Teens don’t have to be underweight to have anorexia. A new study finds that 31 percent of patients with anorexia nervosa had all the cognitive features and physical complications of the disease without being underweight.
Real-world learning experiences, like summer camps, can significantly improve children’s knowledge in a matter of just days, a new study suggests. The study is one of the first to show how quickly knowledge organization changes can occur in children.
A study indicates that sleep problems are both prevalent and increasing among students. These findings extend on the mental health crisis facing college students today, and emphasize that sleep problems, equal to mental health problems, warrant attention as a public health concern in this population
Study quantifies importance of team chemistry in sports - Analyzing statistical data from pro sports leagues and online games, researchers find past shared success among team members improves their odds of winning future games — findings that have implications for business and even space research.
Study finds bad bosses could turn you into a great boss - When offered leadership opportunities, prior victims of workplace abuse are more likely to treat their own subordinates better by learning from the bad behavior of their bosses.
I’ll believe it when I meme it - "Memes can be used to spread prejudiced messages and are more likely to be believed if they are paired with a lot of likes from like-minded people, researchers at The Australian National University (ANU) have found."
Researchers studied the "zero acquaintance effect" that makes narcissists so magnetic upon first meeting. They found that people misperceive narcissists as having high self-esteem based on their physical appearance, even if this may not be true, and people are drawn to others with high self-esteem.
Bigger brains are smarter, but not by much - Using a larger dataset than all previous studies on the subject combined, researchers found a small but significant connection between brain size and cognitive performance.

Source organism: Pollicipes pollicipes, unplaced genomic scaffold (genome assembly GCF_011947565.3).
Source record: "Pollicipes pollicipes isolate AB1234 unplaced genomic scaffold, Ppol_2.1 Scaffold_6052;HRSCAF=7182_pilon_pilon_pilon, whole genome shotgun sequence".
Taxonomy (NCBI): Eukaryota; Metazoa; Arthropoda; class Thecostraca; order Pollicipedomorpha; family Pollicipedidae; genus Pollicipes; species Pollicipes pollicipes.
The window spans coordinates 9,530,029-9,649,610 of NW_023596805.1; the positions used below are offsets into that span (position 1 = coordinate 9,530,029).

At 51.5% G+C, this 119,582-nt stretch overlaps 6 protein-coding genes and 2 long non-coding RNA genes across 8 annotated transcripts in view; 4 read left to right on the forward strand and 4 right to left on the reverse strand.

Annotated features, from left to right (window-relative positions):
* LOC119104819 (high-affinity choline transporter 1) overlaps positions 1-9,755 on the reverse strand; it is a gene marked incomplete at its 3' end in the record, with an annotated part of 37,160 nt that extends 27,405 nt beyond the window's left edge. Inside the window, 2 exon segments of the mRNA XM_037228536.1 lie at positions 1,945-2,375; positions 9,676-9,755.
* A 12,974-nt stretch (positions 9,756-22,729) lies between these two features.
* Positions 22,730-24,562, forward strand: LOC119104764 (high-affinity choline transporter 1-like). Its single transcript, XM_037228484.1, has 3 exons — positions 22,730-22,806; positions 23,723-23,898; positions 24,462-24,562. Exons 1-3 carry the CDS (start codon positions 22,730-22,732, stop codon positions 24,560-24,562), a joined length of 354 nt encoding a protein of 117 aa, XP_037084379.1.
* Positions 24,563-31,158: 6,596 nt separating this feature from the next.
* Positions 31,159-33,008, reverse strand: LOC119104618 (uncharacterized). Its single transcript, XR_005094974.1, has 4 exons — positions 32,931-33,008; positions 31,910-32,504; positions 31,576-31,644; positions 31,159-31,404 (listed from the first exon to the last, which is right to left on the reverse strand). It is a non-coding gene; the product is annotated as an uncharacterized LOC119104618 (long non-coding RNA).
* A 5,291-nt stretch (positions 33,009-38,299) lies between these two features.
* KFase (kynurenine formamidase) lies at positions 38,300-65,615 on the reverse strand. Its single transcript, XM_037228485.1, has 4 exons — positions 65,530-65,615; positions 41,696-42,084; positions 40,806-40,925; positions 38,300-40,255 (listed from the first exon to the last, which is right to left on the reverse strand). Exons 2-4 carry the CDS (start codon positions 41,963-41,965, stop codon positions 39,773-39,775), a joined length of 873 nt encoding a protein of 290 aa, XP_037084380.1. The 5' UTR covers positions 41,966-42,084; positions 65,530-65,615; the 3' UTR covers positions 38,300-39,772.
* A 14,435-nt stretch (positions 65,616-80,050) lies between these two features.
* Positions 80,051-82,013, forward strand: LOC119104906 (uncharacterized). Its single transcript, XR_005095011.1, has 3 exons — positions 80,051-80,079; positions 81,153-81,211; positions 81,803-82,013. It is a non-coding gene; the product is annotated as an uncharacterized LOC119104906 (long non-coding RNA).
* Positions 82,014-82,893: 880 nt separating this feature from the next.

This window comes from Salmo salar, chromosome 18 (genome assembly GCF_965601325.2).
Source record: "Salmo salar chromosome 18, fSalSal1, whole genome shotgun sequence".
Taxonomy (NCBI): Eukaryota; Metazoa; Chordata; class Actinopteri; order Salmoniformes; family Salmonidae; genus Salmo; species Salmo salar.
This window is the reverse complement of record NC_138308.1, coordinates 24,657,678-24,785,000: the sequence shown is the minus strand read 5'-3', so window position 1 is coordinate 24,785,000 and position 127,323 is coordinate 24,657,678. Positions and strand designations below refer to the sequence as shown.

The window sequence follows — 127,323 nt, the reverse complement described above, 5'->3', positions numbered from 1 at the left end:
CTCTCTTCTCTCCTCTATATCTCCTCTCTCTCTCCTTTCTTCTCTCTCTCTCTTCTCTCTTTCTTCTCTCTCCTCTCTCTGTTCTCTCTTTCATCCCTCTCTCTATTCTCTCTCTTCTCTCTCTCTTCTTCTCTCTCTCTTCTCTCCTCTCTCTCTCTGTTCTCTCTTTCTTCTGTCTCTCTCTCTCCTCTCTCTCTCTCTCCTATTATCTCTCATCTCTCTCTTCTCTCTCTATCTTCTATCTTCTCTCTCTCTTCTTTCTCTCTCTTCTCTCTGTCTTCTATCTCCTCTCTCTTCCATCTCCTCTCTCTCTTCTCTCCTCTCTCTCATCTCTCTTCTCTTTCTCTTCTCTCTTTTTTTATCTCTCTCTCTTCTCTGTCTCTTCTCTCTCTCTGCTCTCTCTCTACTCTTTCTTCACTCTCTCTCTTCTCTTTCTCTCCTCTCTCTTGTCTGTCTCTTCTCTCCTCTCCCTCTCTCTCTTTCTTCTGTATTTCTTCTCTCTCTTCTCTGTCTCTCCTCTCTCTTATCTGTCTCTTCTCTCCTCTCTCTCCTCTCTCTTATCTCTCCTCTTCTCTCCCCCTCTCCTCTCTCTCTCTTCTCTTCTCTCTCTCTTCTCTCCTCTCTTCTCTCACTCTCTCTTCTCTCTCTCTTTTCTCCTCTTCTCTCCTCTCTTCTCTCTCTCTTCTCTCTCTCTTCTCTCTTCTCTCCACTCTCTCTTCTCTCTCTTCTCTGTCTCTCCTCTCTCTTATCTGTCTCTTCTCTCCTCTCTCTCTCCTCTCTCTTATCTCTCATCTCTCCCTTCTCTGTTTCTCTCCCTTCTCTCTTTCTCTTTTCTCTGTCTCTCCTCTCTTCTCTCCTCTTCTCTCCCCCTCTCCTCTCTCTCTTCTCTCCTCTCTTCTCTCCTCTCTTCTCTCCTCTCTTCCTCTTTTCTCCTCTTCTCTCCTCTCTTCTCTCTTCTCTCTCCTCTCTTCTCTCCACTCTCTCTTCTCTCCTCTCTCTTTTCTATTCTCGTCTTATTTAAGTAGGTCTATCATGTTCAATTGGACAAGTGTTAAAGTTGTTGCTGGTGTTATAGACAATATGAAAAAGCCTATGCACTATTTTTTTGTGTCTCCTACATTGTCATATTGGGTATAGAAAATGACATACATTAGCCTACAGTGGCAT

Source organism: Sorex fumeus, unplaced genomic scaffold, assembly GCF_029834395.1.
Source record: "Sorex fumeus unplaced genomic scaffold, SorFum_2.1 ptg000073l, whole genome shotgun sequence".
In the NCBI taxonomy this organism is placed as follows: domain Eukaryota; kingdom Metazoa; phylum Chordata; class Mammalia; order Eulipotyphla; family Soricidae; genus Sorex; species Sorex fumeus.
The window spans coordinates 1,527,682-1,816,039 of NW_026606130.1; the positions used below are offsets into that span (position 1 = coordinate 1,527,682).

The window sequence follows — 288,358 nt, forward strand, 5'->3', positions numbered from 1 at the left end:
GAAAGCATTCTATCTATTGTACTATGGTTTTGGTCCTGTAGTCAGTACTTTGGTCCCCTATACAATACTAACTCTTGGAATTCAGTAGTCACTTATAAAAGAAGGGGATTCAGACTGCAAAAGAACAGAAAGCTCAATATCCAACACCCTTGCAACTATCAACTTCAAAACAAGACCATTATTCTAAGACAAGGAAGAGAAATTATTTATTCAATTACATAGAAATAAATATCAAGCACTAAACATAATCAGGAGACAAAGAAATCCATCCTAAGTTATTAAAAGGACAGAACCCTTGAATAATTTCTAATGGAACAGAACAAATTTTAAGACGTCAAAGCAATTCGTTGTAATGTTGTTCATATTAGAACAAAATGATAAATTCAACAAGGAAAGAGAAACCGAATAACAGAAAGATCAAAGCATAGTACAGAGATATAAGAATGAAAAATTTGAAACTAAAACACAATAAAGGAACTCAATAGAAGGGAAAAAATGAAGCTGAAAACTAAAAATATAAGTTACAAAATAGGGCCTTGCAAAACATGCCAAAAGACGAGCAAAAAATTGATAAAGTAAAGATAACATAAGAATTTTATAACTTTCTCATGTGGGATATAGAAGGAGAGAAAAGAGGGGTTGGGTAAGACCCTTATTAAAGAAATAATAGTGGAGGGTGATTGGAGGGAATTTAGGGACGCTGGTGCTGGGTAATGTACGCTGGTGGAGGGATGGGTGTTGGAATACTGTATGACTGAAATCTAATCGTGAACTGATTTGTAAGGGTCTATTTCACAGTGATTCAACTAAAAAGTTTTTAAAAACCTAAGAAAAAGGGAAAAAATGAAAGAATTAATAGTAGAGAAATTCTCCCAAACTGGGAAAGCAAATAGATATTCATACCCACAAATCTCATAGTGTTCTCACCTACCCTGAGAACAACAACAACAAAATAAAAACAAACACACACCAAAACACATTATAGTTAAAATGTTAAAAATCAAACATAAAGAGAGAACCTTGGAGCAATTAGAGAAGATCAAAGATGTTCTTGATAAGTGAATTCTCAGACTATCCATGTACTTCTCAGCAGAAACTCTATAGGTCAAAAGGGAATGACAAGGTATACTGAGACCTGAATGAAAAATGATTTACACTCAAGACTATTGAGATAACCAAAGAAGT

Those who ghost are believed to subscribe more to destiny beliefs than growth beliefs. To them, relationships are either perfect or not which is why they may see no point in working on the relationship or even spending the time to communicate that it's over.
Parents who force unremorseful kids to apologize to others before they’re truly sorry may do more harm than good, suggests a new study. That’s because the point main point of an apology is lost as children may dislike the apologizer even more after the insincere apology than before.
Older people can come to believe their own lies - New EEG research shows that within an hour of telling a falsehood, seniors may think it's the truth. Findings suggest that telling a falsehood scrambles older people’s memory so they have a harder time recalling what really happened.
Greater belief in oneness was linked to regarding others as members of one’s own group—unlike vilifying others because who you perceive them as out-group, which is antithetical to peace. So, belief in oneness might be beneficial.
An eight-year study following adolescents from Philadelphia found that cannabis use did not lead to conduct problems, but rather, increasing levels of conduct problems and associating with peers who use cannabis led to cannabis use and may predict cannabis use disorders in adulthood.
New research investigates different coping styles used among perfectionists. Turns out, problem-focused coping (directly dealing with the problem) rather than emotion-focused coping is associated with better outcomes.
Study finds children distinguish between willingly given and coerced expressions of remorse. Findings suggest that exploring ways to help the child learn to have empathy for the victim, thus ensuring a sincere apology, is more constructive than immediately coercing a reluctant “I’m sorry.”